of 1934 (or its successor), to terminate the registration of its
securities prior to December 31, 2020. In that case, Corporation J
would not be a publicly held corporation for its 2020 taxable year,
and, therefore, Employees K, L, M, N, O, and P would not be covered
employees for Corporation J's 2020 taxable year.
    (E) Example 5 (Covered employees of two publicly held
corporations after a corporate transaction)--(1) Facts. Corporation
T is a domestic publicly held corporation for its 2019 taxable year.
Corporation U is a domestic privately held corporation for its 2019
and 2020 taxable years. On July 31, 2020, Corporation U acquires for
cash 80% of the only class of outstanding stock of Corporation T.
The group (comprised of Corporations U and T) elects to file a
consolidated Federal income tax return. As a result of this
election, Corporation T has a short taxable year ending on July 31,
2020. Corporation T does not change its fiscal year for reporting
purposes under the Exchange Act to correspond to the short taxable
year. Corporation T remains a domestic publicly held corporation for
its short taxable year ending on July 31, 2020, and its subsequent
taxable year ending on December 31, 2020, for which it files a
consolidated Federal income tax return with Corporation U. For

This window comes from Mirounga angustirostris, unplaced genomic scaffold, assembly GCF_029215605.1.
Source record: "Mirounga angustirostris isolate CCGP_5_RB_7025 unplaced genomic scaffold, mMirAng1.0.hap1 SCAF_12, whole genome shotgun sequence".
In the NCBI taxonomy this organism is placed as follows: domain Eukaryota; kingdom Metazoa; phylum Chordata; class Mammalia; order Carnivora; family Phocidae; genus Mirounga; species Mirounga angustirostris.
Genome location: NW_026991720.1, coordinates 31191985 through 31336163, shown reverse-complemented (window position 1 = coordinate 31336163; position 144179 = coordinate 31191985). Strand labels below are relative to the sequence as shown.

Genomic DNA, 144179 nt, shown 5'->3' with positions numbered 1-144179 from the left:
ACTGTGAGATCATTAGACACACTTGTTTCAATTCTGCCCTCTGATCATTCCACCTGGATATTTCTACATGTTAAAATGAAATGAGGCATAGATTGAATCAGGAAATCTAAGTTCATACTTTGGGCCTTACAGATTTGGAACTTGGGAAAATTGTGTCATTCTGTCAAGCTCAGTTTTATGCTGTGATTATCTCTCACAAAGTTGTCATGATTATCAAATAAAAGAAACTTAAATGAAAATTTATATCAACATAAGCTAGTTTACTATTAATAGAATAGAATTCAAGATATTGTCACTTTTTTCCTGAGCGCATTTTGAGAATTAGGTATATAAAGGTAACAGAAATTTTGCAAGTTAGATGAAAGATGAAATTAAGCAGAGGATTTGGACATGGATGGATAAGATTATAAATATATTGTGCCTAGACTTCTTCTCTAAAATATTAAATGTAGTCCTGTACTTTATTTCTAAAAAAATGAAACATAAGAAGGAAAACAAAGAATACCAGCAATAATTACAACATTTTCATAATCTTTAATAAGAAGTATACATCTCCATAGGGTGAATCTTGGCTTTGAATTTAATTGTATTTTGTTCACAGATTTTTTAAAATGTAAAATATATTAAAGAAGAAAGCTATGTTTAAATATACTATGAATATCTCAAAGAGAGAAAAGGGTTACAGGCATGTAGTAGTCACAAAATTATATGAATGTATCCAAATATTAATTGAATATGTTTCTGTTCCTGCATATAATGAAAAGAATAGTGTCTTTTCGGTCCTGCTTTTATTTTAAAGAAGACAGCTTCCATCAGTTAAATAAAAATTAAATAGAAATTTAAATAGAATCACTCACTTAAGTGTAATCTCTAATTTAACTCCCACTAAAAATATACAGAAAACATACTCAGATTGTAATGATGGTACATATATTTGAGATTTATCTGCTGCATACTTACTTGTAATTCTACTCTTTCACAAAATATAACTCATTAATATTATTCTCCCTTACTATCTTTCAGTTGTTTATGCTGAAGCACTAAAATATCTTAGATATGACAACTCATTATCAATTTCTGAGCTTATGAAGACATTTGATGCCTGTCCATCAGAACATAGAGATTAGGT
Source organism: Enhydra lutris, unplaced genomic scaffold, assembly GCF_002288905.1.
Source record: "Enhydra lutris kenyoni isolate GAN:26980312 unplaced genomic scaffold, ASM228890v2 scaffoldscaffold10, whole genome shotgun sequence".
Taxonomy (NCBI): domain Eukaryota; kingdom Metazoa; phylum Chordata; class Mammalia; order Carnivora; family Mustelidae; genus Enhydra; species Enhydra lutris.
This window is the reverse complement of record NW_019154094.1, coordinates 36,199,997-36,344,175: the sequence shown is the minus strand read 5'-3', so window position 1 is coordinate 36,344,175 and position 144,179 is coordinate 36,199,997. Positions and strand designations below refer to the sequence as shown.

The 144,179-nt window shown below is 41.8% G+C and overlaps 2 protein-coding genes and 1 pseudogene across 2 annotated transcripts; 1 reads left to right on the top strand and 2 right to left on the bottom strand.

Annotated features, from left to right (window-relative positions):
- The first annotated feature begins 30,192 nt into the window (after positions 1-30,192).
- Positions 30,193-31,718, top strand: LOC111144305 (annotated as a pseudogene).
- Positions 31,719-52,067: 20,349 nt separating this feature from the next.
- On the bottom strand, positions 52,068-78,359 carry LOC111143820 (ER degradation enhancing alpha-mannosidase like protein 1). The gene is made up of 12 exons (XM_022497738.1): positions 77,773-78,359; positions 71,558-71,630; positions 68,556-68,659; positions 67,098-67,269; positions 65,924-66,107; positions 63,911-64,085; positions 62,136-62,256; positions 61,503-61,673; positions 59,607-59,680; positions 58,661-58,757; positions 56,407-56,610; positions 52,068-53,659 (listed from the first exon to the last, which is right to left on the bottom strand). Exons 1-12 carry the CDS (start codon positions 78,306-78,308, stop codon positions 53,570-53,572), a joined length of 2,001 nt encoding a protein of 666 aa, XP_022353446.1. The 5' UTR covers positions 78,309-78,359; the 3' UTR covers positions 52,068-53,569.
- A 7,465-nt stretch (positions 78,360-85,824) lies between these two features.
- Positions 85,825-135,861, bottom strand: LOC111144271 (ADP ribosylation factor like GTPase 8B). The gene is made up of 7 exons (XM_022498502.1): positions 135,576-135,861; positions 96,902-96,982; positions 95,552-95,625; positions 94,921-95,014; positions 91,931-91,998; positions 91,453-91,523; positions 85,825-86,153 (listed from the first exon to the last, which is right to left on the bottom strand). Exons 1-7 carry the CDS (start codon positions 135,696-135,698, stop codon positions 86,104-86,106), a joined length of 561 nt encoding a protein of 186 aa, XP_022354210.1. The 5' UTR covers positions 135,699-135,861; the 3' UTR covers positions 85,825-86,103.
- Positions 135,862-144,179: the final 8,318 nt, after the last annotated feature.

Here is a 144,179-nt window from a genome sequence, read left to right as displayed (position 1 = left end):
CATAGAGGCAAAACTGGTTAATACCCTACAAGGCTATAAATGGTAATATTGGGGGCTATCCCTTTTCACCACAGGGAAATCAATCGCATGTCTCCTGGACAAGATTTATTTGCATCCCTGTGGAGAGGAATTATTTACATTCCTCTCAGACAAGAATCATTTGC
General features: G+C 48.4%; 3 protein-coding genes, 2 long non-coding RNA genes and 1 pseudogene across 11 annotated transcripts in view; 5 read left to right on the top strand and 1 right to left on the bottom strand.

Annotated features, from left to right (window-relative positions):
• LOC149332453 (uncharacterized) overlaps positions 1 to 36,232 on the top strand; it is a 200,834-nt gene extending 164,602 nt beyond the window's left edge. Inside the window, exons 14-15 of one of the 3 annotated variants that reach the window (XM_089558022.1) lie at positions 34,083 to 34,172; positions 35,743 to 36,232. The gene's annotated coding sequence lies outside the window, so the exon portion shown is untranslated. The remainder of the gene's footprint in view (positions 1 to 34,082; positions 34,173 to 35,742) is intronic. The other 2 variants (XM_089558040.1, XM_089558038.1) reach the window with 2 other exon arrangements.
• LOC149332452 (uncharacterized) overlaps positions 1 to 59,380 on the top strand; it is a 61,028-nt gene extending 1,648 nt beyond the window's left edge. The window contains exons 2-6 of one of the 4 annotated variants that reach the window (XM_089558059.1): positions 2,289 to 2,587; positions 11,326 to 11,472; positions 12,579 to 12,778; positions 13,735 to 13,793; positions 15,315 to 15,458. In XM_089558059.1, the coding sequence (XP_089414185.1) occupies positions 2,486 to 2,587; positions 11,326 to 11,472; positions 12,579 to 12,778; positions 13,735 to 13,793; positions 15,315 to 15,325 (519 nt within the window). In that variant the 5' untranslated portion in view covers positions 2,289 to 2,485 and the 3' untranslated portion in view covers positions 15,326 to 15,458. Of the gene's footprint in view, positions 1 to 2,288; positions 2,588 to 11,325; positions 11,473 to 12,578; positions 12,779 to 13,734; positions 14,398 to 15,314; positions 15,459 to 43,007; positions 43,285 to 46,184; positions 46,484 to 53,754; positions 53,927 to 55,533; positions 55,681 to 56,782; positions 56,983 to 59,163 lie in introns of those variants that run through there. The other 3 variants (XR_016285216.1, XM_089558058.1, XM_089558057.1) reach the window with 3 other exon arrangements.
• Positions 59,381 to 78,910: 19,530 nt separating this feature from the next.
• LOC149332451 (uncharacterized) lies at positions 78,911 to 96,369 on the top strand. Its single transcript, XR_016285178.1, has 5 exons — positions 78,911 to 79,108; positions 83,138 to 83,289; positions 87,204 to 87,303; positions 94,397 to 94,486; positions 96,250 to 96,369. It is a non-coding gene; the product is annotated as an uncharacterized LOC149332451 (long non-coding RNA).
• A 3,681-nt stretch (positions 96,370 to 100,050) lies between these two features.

Corporation T's taxable year ending July 31, 2020, Employee V serves
as the only PEO, and Employee W serves as the only PFO. Employees X,
Y, and Z are the three most highly compensated executive officers of
Corporation T for the taxable year ending July 31, 2020, other than
the PEO and PFO. As a result of the acquisition, effective July 31,
2020, Employee V ceases to serve as the PEO of Corporation T.
Instead, Employee AA begins serving as the PEO of Corporation T on
August 1, 2020. Employee V continues to provide services for
Corporation T and never serves as PEO again (or as an individual
acting in such capacity). For Corporation T's taxable year ending
December 31, 2020, Employee AA serves as the only PEO, and Employee
W serves as the only PFO. Employees X, Y, and Z continue to serve as
executive officers of Corporation T during the taxable year ending
December 31, 2020. Employees BB, CC, and DD are the three most
highly compensated executive officers of Corporation T, other than
the PEO and PFO, for the taxable year ending December 31, 2020.
    (2) Conclusion (Employee V). Because Employee V served as the
PEO during Corporation T's short taxable year ending July 31, 2020,
Employee V is a covered
[[Page 70379]]